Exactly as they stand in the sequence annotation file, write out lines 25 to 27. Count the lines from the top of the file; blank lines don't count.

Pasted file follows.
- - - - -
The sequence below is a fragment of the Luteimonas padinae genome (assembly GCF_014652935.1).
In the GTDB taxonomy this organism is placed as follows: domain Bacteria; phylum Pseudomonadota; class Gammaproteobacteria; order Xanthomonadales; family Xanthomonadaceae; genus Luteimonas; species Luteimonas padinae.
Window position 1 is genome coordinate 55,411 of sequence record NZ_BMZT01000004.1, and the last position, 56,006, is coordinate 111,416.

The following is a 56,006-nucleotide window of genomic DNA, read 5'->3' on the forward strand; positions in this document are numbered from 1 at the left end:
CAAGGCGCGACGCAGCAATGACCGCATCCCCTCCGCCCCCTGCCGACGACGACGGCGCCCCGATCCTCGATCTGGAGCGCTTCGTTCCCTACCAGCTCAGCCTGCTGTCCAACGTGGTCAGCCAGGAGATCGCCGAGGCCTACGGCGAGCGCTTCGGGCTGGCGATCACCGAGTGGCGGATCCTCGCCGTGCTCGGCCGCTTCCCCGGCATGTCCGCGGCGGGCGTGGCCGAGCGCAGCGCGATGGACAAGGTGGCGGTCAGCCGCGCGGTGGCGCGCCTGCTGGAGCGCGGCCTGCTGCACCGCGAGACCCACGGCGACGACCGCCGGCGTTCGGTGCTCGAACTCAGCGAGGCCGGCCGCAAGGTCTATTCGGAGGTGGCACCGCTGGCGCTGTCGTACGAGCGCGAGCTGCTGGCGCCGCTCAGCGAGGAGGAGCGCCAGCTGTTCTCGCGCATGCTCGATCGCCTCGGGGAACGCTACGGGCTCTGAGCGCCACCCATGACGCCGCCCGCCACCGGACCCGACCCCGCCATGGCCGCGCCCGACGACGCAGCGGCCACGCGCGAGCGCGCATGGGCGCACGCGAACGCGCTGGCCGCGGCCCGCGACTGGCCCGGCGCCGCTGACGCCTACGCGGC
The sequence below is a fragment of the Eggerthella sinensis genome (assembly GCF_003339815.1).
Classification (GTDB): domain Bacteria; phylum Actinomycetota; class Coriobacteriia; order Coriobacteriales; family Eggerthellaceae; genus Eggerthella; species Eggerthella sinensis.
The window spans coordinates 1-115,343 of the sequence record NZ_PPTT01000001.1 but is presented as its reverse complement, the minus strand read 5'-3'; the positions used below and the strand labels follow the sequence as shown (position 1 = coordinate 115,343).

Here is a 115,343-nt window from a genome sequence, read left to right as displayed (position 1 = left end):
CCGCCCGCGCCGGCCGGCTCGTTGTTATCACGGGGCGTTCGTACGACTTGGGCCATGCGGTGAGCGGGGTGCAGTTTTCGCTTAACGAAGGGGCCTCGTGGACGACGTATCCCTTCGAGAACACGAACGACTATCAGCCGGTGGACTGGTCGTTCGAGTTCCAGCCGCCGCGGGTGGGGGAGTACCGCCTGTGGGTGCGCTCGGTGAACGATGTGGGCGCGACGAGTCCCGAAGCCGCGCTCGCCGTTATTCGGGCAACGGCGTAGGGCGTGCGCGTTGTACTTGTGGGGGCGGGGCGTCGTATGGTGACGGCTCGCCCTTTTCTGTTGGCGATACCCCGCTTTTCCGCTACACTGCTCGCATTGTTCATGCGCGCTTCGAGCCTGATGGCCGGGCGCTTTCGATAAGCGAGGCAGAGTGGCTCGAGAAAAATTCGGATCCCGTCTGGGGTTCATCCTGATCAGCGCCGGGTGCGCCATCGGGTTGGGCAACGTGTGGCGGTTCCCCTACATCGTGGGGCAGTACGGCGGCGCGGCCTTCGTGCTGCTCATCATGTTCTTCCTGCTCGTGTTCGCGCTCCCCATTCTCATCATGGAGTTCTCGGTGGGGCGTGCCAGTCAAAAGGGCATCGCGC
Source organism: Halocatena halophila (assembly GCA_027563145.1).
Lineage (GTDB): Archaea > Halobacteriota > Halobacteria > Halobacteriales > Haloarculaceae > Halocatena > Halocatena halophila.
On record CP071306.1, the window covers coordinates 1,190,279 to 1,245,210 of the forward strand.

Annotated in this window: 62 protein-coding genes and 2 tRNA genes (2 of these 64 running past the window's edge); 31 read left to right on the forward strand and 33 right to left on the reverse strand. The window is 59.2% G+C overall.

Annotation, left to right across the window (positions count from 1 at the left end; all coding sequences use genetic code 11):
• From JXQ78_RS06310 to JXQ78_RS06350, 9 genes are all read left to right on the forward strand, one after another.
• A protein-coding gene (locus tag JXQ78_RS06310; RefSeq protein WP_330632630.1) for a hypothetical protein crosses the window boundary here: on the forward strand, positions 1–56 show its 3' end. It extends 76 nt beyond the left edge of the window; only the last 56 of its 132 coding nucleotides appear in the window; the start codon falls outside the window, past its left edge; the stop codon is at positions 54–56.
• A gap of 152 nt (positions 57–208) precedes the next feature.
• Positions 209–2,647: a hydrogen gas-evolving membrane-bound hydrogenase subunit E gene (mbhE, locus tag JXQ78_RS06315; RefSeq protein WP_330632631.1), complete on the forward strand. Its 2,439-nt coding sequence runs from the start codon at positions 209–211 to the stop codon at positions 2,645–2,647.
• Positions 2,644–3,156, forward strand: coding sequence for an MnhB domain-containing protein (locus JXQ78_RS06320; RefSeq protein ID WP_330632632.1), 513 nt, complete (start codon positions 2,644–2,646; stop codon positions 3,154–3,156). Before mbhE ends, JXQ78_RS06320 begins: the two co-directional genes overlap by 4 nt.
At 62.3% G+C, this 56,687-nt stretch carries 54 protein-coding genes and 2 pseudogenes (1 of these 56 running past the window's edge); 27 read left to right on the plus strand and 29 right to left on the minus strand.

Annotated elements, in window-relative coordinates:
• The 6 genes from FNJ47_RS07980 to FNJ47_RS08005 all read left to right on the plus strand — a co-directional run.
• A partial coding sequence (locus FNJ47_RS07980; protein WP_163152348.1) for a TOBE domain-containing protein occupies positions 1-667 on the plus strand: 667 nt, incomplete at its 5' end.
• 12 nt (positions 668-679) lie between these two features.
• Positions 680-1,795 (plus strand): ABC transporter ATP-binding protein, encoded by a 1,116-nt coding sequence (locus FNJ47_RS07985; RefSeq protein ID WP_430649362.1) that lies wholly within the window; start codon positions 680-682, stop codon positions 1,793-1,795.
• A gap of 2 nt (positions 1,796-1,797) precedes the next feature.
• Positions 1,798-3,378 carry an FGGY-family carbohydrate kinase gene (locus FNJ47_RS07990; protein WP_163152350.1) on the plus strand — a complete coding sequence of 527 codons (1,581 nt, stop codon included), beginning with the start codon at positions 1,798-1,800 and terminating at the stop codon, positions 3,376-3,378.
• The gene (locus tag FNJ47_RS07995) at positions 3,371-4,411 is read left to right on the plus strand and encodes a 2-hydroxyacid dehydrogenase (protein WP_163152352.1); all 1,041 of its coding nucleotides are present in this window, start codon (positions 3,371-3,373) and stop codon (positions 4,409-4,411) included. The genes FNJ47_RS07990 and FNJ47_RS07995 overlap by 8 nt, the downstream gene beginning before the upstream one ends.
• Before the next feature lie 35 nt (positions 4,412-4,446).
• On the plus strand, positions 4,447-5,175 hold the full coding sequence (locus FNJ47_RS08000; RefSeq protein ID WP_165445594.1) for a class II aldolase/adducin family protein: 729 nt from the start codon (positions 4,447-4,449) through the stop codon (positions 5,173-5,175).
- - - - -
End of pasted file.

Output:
• 12 nt (positions 668-679) lie between these two features.
• Positions 680-1,795 (plus strand): ABC transporter ATP-binding protein, encoded by a 1,116-nt coding sequence (locus FNJ47_RS07985; RefSeq protein ID WP_430649362.1) that lies wholly within the window; start codon positions 680-682, stop codon positions 1,793-1,795.
• A gap of 2 nt (positions 1,796-1,797) precedes the next feature.